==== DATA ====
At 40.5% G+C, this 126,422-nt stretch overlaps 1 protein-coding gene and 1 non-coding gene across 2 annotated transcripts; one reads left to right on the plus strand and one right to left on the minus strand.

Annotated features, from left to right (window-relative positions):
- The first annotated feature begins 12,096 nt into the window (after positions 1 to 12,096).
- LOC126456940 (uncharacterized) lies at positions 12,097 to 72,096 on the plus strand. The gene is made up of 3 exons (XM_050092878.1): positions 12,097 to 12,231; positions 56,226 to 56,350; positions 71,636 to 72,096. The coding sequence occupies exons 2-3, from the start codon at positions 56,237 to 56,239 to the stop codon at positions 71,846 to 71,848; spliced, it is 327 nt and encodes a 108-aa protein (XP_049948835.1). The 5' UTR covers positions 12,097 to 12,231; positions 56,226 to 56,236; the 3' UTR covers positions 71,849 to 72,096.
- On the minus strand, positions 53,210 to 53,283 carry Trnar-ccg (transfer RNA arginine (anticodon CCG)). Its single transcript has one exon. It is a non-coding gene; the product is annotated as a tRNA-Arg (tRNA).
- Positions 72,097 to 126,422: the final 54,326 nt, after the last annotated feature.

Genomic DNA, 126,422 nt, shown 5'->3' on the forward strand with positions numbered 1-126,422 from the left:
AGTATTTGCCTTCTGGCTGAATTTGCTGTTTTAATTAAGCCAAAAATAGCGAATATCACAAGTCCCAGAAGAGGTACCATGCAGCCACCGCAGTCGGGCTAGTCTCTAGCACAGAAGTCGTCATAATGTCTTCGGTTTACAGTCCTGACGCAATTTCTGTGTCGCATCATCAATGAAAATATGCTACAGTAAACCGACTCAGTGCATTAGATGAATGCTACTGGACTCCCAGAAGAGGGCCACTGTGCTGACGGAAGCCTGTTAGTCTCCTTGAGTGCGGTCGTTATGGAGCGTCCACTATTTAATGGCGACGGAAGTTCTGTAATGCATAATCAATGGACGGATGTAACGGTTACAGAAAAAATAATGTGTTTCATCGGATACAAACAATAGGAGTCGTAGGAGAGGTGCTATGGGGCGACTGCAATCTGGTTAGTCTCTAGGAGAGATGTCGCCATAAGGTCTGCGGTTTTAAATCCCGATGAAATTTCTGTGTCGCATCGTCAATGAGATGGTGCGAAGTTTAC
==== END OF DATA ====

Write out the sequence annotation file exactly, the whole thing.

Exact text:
At 40.5% G+C, this 126,422-nt stretch overlaps 1 protein-coding gene and 1 non-coding gene across 2 annotated transcripts; one reads left to right on the plus strand and one right to left on the minus strand.

Annotated features, from left to right (window-relative positions):
- The first annotated feature begins 12,096 nt into the window (after positions 1 to 12,096).
- LOC126456940 (uncharacterized) lies at positions 12,097 to 72,096 on the plus strand. The gene is made up of 3 exons (XM_050092878.1): positions 12,097 to 12,231; positions 56,226 to 56,350; positions 71,636 to 72,096. The coding sequence occupies exons 2-3, from the start codon at positions 56,237 to 56,239 to the stop codon at positions 71,846 to 71,848; spliced, it is 327 nt and encodes a 108-aa protein (XP_049948835.1). The 5' UTR covers positions 12,097 to 12,231; positions 56,226 to 56,236; the 3' UTR covers positions 71,849 to 72,096.
- On the minus strand, positions 53,210 to 53,283 carry Trnar-ccg (transfer RNA arginine (anticodon CCG)). Its single transcript has one exon. It is a non-coding gene; the product is annotated as a tRNA-Arg (tRNA).
- Positions 72,097 to 126,422: the final 54,326 nt, after the last annotated feature.

Genomic DNA, 126,422 nt, shown 5'->3' on the forward strand with positions numbered 1-126,422 from the left:
AGTATTTGCCTTCTGGCTGAATTTGCTGTTTTAATTAAGCCAAAAATAGCGAATATCACAAGTCCCAGAAGAGGTACCATGCAGCCACCGCAGTCGGGCTAGTCTCTAGCACAGAAGTCGTCATAATGTCTTCGGTTTACAGTCCTGACGCAATTTCTGTGTCGCATCATCAATGAAAATATGCTACAGTAAACCGACTCAGTGCATTAGATGAATGCTACTGGACTCCCAGAAGAGGGCCACTGTGCTGACGGAAGCCTGTTAGTCTCCTTGAGTGCGGTCGTTATGGAGCGTCCACTATTTAATGGCGACGGAAGTTCTGTAATGCATAATCAATGGACGGATGTAACGGTTACAGAAAAAATAATGTGTTTCATCGGATACAAACAATAGGAGTCGTAGGAGAGGTGCTATGGGGCGACTGCAATCTGGTTAGTCTCTAGGAGAGATGTCGCCATAAGGTCTGCGGTTTTAAATCCCGATGAAATTTCTGTGTCGCATCGTCAATGAGATGGTGCGAAGTTTAC